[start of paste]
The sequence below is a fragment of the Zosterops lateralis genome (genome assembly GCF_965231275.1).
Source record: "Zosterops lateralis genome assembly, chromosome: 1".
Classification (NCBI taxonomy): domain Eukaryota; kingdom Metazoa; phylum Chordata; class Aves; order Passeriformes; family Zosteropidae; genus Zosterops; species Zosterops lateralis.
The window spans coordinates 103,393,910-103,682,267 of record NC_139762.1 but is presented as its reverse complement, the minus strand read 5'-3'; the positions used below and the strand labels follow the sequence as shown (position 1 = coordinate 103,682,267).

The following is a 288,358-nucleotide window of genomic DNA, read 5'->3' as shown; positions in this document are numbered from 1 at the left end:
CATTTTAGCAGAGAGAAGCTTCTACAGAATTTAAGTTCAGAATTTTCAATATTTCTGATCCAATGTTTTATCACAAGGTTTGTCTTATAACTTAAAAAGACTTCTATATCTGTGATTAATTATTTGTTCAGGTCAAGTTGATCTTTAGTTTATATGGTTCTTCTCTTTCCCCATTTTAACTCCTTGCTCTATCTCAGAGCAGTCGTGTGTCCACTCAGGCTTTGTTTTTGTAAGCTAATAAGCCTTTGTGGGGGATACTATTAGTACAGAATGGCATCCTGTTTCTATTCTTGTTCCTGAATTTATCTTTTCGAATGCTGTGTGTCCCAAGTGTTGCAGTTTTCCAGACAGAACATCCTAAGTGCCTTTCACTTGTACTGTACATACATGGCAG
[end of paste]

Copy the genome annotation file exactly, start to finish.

The sequence below is a fragment of the Zosterops lateralis genome (genome assembly GCF_965231275.1).
Source record: "Zosterops lateralis genome assembly, chromosome: 1".
Classification (NCBI taxonomy): domain Eukaryota; kingdom Metazoa; phylum Chordata; class Aves; order Passeriformes; family Zosteropidae; genus Zosterops; species Zosterops lateralis.
The window spans coordinates 103,393,910-103,682,267 of record NC_139762.1 but is presented as its reverse complement, the minus strand read 5'-3'; the positions used below and the strand labels follow the sequence as shown (position 1 = coordinate 103,682,267).

The following is a 288,358-nucleotide window of genomic DNA, read 5'->3' as shown; positions in this document are numbered from 1 at the left end:
CATTTTAGCAGAGAGAAGCTTCTACAGAATTTAAGTTCAGAATTTTCAATATTTCTGATCCAATGTTTTATCACAAGGTTTGTCTTATAACTTAAAAAGACTTCTATATCTGTGATTAATTATTTGTTCAGGTCAAGTTGATCTTTAGTTTATATGGTTCTTCTCTTTCCCCATTTTAACTCCTTGCTCTATCTCAGAGCAGTCGTGTGTCCACTCAGGCTTTGTTTTTGTAAGCTAATAAGCCTTTGTGGGGGATACTATTAGTACAGAATGGCATCCTGTTTCTATTCTTGTTCCTGAATTTATCTTTTCGAATGCTGTGTGTCCCAAGTGTTGCAGTTTTCCAGACAGAACATCCTAAGTGCCTTTCACTTGTACTGTACATACATGGCAG